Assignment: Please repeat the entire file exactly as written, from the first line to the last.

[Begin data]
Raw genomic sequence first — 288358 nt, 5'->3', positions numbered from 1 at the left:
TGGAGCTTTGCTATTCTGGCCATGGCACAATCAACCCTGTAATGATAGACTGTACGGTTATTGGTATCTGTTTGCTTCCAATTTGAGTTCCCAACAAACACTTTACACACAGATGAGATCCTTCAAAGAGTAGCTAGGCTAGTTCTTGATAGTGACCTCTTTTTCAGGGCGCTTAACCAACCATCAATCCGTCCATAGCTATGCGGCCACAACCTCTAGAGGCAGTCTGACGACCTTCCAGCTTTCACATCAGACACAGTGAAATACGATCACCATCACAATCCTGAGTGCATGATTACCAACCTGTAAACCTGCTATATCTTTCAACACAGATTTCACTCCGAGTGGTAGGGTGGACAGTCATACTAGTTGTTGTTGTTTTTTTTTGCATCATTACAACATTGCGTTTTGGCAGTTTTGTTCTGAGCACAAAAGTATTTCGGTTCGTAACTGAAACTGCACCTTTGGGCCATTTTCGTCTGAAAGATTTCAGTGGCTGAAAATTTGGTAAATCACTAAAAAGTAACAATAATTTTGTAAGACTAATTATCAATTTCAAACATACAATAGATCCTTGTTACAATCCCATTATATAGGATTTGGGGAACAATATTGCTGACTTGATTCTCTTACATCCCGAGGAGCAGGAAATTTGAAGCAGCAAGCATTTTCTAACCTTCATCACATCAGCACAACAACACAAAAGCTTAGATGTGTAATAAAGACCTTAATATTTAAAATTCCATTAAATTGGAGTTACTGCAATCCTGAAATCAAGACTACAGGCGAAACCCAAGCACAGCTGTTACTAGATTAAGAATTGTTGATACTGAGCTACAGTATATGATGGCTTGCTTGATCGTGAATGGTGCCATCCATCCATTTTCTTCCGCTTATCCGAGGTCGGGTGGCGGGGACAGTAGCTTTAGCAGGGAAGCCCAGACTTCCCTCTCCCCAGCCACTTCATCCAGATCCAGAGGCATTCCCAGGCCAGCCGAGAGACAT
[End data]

Raw genomic sequence first — 288358 nt, 5'->3', positions numbered from 1 at the left:
TGGAGCTTTGCTATTCTGGCCATGGCACAATCAACCCTGTAATGATAGACTGTACGGTTATTGGTATCTGTTTGCTTCCAATTTGAGTTCCCAACAAACACTTTACACACAGATGAGATCCTTCAAAGAGTAGCTAGGCTAGTTCTTGATAGTGACCTCTTTTTCAGGGCGCTTAACCAACCATCAATCCGTCCATAGCTATGCGGCCACAACCTCTAGAGGCAGTCTGACGACCTTCCAGCTTTCACATCAGACACAGTGAAATACGATCACCATCACAATCCTGAGTGCATGATTACCAACCTGTAAACCTGCTATATCTTTCAACACAGATTTCACTCCGAGTGGTAGGGTGGACAGTCATACTAGTTGTTGTTGTTTTTTTTTGCATCATTACAACATTGCGTTTTGGCAGTTTTGTTCTGAGCACAAAAGTATTTCGGTTCGTAACTGAAACTGCACCTTTGGGCCATTTTCGTCTGAAAGATTTCAGTGGCTGAAAATTTGGTAAATCACTAAAAAGTAACAATAATTTTGTAAGACTAATTATCAATTTCAAACATACAATAGATCCTTGTTACAATCCCATTATATAGGATTTGGGGAACAATATTGCTGACTTGATTCTCTTACATCCCGAGGAGCAGGAAATTTGAAGCAGCAAGCATTTTCTAACCTTCATCACATCAGCACAACAACACAAAAGCTTAGATGTGTAATAAAGACCTTAATATTTAAAATTCCATTAAATTGGAGTTACTGCAATCCTGAAATCAAGACTACAGGCGAAACCCAAGCACAGCTGTTACTAGATTAAGAATTGTTGATACTGAGCTACAGTATATGATGGCTTGCTTGATCGTGAATGGTGCCATCCATCCATTTTCTTCCGCTTATCCGAGGTCGGGTGGCGGGGACAGTAGCTTTAGCAGGGAAGCCCAGACTTCCCTCTCCCCAGCCACTTCATCCAGATCCAGAGGCATTCCCAGGCCAGCCGAGAGACAT